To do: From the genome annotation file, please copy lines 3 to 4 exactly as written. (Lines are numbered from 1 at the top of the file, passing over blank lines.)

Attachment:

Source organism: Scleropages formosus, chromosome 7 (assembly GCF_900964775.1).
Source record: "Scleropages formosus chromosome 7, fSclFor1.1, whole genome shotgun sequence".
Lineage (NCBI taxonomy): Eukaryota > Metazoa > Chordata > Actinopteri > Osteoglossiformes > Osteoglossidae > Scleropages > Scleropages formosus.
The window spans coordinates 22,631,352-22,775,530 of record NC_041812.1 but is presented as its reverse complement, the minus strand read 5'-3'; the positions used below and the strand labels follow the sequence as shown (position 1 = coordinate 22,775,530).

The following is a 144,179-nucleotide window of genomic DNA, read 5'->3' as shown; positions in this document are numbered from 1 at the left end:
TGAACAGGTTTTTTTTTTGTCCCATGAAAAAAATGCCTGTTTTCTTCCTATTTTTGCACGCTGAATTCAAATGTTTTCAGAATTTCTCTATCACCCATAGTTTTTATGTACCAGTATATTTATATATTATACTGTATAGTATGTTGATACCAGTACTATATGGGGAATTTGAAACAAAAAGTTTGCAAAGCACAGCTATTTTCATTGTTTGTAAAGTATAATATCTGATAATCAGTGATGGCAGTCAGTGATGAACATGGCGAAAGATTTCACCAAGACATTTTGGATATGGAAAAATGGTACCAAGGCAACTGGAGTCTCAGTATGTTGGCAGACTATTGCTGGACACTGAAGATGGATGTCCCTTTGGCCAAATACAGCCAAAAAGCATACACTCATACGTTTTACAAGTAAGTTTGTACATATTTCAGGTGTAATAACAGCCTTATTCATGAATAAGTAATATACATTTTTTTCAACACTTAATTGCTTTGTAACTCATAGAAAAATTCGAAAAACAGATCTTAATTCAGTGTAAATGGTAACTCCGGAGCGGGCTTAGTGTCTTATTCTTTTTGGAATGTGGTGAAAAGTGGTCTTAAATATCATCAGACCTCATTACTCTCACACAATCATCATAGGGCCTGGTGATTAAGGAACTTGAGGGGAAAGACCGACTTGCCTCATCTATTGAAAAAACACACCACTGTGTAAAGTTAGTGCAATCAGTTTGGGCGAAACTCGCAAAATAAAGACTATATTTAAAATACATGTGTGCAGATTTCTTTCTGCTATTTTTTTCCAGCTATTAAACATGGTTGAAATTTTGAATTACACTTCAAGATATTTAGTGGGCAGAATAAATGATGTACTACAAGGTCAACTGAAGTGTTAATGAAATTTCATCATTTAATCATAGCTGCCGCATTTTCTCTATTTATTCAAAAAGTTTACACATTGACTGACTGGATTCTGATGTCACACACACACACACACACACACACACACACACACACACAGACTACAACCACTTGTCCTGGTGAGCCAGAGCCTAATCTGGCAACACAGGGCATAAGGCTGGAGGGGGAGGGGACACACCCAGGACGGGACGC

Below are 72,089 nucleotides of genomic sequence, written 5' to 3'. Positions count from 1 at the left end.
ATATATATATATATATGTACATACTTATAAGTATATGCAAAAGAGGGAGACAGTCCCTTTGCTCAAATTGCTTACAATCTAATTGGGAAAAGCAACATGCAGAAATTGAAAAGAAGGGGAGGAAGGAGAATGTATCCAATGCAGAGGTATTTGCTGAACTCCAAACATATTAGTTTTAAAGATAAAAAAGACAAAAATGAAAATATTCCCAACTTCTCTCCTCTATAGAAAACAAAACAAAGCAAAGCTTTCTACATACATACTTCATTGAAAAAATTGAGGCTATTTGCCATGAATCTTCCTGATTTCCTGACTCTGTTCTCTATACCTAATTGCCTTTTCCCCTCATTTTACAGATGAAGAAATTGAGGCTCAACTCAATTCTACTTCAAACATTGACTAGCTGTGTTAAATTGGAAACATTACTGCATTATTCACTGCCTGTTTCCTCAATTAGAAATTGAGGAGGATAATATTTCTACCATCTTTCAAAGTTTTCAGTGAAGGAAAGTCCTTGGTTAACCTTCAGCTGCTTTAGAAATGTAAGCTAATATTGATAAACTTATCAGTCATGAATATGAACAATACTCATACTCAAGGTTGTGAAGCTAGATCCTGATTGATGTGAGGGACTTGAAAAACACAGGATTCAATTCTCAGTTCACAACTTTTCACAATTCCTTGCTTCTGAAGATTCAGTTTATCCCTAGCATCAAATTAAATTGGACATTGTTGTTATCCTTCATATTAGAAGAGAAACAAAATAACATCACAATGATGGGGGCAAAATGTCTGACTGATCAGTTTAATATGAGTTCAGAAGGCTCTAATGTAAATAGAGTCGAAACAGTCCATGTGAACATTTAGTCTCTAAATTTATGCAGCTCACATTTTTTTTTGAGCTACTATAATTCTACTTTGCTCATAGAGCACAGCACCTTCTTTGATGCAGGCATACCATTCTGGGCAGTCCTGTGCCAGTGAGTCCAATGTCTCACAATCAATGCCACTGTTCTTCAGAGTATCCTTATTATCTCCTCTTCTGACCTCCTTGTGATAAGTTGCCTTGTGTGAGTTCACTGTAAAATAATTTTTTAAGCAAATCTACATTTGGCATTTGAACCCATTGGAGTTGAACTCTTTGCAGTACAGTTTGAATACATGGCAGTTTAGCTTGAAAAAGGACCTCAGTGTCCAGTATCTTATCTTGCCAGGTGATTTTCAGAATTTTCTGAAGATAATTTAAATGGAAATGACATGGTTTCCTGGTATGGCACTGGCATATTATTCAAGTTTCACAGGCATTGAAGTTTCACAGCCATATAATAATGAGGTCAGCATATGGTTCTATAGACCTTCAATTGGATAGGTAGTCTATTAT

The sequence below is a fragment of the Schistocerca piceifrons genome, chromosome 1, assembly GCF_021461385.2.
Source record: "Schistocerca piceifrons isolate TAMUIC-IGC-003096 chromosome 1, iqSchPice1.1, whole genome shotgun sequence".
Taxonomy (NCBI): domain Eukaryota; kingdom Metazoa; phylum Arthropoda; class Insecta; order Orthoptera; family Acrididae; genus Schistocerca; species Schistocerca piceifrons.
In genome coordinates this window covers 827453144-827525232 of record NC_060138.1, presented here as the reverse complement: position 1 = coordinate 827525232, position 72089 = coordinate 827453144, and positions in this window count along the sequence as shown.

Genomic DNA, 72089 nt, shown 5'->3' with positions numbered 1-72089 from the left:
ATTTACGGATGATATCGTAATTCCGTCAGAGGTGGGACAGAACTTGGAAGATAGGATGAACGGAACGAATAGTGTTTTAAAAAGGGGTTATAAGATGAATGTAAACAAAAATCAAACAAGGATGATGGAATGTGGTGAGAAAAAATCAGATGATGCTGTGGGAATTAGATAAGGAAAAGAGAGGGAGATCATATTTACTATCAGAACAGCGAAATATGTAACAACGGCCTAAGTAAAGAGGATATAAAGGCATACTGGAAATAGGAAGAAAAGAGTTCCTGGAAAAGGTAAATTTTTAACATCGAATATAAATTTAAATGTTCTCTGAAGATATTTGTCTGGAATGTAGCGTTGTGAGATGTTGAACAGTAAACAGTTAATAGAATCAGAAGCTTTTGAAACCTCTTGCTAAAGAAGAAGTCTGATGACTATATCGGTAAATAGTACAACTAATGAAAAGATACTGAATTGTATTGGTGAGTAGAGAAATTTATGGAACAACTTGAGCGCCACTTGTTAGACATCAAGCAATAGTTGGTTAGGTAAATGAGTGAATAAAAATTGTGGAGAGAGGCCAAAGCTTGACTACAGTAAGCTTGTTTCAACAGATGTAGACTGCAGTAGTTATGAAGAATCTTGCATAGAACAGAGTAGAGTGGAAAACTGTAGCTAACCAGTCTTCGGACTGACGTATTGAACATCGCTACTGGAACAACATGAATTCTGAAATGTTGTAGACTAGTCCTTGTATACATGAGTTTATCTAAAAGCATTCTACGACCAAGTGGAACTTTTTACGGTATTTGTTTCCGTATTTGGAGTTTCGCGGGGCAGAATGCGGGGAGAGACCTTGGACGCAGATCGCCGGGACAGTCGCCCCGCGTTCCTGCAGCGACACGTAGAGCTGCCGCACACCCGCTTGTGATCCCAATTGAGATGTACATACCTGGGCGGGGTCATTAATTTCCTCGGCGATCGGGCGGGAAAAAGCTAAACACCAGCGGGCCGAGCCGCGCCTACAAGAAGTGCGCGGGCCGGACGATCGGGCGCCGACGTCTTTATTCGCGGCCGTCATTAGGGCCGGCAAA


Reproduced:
Lineage (NCBI taxonomy): Eukaryota > Metazoa > Chordata > Actinopteri > Osteoglossiformes > Osteoglossidae > Scleropages > Scleropages formosus.
The window spans coordinates 22,631,352-22,775,530 of record NC_041812.1 but is presented as its reverse complement, the minus strand read 5'-3'; the positions used below and the strand labels follow the sequence as shown (position 1 = coordinate 22,775,530).